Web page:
How to Document Your Cycling Stunts With a Drone

So, you love cycling and all that is related to bicycles, stunts, downhill maybe? Do you love those jaw dropping stunts in the half pipe, or the trick course? Would you like to get a chance to make awesome videos of your stunts and downhill rides? You can actually do that quite easily if you have the right drone with the right camera.

Of course, finding the right drone/camera combo can be quite difficult, especially since there are literally thousands of different camera drones on the market. Not to mention that you need to know how to set up the camera to get the best possible footage, and to really know how to fly the drone to get that perfect shot angle. But, that’s why we decided to create this article to help you out and so that you can have Pro Cycling Stunts Videos to create Buzz on your social media profiles.

In this article, we will first talk about how to find the right drone model, then offer you a few pointers on how to find the perfect angles and how to fly your bird to get the best out of your stunt videos.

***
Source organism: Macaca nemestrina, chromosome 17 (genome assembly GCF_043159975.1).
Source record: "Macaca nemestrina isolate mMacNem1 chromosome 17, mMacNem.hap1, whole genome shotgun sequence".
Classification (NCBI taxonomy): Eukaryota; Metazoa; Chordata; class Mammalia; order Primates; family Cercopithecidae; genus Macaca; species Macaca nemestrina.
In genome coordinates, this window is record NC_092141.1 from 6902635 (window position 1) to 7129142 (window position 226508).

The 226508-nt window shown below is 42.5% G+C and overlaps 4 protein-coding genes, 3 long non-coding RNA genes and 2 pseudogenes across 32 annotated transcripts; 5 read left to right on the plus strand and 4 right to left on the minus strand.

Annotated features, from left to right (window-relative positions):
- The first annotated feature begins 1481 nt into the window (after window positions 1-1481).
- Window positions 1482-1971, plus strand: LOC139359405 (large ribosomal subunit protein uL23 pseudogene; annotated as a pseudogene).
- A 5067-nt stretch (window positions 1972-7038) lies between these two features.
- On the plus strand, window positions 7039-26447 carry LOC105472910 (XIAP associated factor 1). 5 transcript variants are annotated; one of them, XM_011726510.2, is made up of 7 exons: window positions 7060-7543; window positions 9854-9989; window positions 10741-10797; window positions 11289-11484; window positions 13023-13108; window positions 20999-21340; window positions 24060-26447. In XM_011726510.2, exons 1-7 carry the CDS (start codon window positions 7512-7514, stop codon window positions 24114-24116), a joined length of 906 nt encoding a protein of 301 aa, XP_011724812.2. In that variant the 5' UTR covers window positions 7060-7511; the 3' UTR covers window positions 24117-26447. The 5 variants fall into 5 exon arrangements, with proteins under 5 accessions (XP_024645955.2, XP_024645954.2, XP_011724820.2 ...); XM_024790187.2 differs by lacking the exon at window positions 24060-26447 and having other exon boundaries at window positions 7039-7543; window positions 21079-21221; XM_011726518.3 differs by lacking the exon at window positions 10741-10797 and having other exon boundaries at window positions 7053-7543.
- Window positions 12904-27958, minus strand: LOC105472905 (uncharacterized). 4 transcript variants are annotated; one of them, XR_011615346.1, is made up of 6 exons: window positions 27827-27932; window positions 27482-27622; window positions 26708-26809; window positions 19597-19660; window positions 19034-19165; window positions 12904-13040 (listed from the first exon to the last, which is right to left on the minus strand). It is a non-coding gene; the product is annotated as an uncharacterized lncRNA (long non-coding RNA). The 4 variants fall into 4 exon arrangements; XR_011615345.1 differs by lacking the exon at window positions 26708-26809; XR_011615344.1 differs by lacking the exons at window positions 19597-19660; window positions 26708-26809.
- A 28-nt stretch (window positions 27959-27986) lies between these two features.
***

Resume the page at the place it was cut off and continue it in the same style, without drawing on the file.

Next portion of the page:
Choosing the Right Drone Model and the Camera if Necessary

As we mentioned above, you need to choose the drone that will be able to keep up with your action, but also have a camera that can record high-quality resolution videos. Unfortunately, there are too many models available on the market and most of them come with low res cameras, even though the advertisement tells you FULL HD video.

But, not all is lost, especially since you have us as advisors. The brand you should keep an eye on is definitely DJI, but other brands such as Yuneec, Autel Robotics, AirDog, and a few more. The models that would be ideal for your videos are Phantom 4 Pro, Mavic, Spark (all DJI), Typhoon (from Yuneec, all series), Xstar Premium (Autel Robotics), and AirDog from AirDog, but this model comes without a camera so you will definitely need to buy one additionally.